Readers of Practical Classics will instantly recognise Eric’s Austin Ambassador Vanden Plas in all its Opaline Green magnificence. As he explains:

15 November 2023

STARS AND THEIR CARS - DOCTOR WHO AT SIXTY

At 5:15 p.m. on Saturday 23rd November 1963, after Grandstand and before The Telegoons and Dixon of Dock Green, BBC Television premiered the first episode of a series they billed as  “A new adventure in time and space”. And the first car to be seen in Doctor Who was a Wolseley 6/80 – albeit only the front half, which the production crew mounted on castors.

13 November 2023

BIGGEST AND BEST! EXPERTS AND ENTHUSIASTS CELEBRATE AT NEC CLASSIC SEASON FINALE

The Lancaster Insurance Classic Motor Show lived up to its ‘biggest and best’ tagline this weekend as 71,290 enthusiasts joined at Birmingham’s NEC to celebrate another great year for the classic car community.

10 November 2023

MEET THE OWNER – JOHN KINGSFORD AND HIS VAUXHALL CARLTON MK.I

There is an elite group of cars that fall into the category of “whatever happened to” - cars such as John Kingsford’s magnificently Orange Tan Vauxhall Carlton. 45 years ago, this was the perfect transport for the someone who was really “going places” – and who chose a paint finish that would undoubtedly stand out in the office car park.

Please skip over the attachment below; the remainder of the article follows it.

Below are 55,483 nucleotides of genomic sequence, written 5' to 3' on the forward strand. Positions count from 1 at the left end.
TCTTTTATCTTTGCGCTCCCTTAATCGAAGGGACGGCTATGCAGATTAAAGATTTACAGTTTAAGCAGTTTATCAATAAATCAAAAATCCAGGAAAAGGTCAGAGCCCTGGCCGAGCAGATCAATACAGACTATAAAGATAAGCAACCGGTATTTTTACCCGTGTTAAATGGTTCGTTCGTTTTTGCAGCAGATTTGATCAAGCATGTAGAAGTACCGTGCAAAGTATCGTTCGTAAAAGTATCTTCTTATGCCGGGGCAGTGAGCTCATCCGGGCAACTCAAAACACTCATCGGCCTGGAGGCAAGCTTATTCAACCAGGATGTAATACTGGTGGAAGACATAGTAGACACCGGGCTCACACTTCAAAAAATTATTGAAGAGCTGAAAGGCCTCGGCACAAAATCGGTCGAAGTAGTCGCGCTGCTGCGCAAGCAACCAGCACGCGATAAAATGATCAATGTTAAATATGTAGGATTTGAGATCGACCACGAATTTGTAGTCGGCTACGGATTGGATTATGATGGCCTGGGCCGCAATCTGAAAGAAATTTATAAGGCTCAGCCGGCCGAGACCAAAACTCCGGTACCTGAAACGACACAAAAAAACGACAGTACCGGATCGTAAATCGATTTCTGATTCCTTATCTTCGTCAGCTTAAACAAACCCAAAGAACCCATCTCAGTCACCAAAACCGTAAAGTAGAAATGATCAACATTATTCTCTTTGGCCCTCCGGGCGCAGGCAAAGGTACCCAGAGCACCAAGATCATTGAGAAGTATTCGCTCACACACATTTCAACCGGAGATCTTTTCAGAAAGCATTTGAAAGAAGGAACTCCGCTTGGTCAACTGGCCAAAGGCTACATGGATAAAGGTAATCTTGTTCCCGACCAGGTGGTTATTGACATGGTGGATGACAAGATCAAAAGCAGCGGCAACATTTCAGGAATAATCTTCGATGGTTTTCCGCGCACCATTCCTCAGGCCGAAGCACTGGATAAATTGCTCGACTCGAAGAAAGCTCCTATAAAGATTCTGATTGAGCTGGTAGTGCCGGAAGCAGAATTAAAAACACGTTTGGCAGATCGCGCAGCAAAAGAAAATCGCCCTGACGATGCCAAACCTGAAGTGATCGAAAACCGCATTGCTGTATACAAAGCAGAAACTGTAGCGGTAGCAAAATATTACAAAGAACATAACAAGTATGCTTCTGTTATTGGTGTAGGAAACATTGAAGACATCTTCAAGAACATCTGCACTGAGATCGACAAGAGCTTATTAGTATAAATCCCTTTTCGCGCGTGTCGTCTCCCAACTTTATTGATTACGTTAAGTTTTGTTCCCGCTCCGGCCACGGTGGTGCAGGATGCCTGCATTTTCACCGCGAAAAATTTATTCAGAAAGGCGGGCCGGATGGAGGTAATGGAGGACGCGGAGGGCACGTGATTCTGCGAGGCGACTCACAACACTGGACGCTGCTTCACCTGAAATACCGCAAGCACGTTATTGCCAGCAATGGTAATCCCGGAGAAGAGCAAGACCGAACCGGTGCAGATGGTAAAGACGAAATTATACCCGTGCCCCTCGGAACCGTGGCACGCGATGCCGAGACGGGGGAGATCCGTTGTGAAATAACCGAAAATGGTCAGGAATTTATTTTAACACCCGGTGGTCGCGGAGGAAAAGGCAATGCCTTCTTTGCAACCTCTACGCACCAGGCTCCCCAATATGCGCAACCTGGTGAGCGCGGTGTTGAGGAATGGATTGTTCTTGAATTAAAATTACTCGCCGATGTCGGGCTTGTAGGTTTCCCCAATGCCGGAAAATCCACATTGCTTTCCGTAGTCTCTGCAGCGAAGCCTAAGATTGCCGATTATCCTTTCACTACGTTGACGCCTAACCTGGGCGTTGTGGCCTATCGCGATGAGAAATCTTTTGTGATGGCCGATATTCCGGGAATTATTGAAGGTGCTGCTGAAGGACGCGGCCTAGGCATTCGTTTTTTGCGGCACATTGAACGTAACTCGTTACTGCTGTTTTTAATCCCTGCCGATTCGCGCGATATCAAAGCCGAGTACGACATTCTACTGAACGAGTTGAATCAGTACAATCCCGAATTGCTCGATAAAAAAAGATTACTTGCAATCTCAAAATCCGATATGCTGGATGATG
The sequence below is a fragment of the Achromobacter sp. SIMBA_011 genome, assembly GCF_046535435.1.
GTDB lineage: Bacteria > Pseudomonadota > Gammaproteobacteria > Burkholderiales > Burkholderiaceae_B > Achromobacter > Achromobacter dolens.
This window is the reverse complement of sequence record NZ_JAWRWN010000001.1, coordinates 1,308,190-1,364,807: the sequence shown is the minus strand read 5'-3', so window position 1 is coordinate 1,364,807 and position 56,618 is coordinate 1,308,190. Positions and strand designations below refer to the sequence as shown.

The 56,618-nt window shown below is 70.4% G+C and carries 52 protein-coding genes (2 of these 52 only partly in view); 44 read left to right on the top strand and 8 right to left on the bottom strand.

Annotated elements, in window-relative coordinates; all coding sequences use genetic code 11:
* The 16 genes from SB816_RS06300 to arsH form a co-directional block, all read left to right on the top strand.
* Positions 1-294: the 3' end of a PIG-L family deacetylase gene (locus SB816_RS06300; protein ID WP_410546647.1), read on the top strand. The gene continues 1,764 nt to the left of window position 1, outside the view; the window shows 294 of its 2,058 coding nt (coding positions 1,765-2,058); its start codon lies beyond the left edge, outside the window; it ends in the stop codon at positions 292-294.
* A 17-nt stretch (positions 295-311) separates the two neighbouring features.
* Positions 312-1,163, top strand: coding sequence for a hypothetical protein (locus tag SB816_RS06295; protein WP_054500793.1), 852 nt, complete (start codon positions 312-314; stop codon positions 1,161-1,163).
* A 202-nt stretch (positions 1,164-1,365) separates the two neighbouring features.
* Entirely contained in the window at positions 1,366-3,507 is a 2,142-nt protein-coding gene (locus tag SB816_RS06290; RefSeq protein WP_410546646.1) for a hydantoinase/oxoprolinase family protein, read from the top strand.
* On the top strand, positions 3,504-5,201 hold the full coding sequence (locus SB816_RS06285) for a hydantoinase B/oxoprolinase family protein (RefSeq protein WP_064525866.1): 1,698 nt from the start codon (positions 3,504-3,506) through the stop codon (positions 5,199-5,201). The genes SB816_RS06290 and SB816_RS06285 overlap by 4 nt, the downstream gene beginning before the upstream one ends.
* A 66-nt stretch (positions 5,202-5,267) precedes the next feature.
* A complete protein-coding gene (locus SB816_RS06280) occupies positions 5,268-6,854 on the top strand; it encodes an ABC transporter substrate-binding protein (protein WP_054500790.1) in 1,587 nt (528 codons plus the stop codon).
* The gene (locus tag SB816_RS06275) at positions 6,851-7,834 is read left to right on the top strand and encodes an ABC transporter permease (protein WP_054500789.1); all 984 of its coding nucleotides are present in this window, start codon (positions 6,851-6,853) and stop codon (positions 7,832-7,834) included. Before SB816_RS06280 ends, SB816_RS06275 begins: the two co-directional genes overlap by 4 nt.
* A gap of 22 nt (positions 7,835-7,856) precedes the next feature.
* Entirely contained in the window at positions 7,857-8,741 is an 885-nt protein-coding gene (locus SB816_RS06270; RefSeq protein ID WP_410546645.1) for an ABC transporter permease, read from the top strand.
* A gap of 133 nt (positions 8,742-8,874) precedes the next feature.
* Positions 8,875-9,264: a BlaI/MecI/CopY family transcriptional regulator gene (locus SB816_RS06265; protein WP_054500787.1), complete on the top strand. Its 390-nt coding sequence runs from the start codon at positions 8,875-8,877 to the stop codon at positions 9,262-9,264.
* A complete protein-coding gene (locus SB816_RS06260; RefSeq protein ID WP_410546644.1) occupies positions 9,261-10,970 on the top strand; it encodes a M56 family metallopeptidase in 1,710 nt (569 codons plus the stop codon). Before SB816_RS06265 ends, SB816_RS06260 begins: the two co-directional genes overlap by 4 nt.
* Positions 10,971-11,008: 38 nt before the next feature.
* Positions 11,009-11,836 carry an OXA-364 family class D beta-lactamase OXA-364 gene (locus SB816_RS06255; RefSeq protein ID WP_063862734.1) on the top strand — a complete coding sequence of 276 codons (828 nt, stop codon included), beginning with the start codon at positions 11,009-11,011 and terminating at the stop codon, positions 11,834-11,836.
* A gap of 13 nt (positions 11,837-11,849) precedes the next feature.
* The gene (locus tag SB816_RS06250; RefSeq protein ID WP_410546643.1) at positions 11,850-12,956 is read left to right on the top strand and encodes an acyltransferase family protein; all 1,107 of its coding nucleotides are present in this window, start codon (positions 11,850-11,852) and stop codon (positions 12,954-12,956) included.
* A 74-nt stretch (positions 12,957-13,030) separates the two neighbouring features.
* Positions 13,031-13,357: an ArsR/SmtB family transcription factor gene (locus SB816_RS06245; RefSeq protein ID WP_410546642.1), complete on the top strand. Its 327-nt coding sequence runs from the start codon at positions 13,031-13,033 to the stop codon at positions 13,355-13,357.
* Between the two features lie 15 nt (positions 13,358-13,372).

Meet the Owner – 1972 Toyota Crown Custom Estate

There are those rare but wonderful times when an advertisement for a classic car stops you in your tracks. A 1972 Toyota Crown Custom Estate in the finest orange available to humanity is just such a vehicle. 51 years ago, this would have been the vehicle for the local elite – the sort of motorist who also owned two colour television sets.

MEMORIES OF THE 1983 LONDON MOTORFAIR

What would have caught your eye at the 1983 London Motorfair, which ran from the 20th to the 30th October? The second-generation VW Golf? The Renault 11? The Fiat Regata? Or the Ford Fiesta Mk. II? All of which impressed the then 13-year-old writer, although I cannot recall seeing the AC Cobra Mk. IV by Autocraft.

09 November 2023

A VISIT TO THE 1973 LONDON MOTOR SHOW

At last, the doors to Earls Court are opened - The Lamborghini Countach is the most expensive car of the 1973 London Motor Show at £16,314, and the Fiat 126 is the cheapest at £699. Your initial ports of call are the British Leyland stands, and firstly, there is the Austin Allegro, which made its bow on the 17th May.

07 November 2023

A VISIT TO THE 1963 LONDON MOTOR SHOW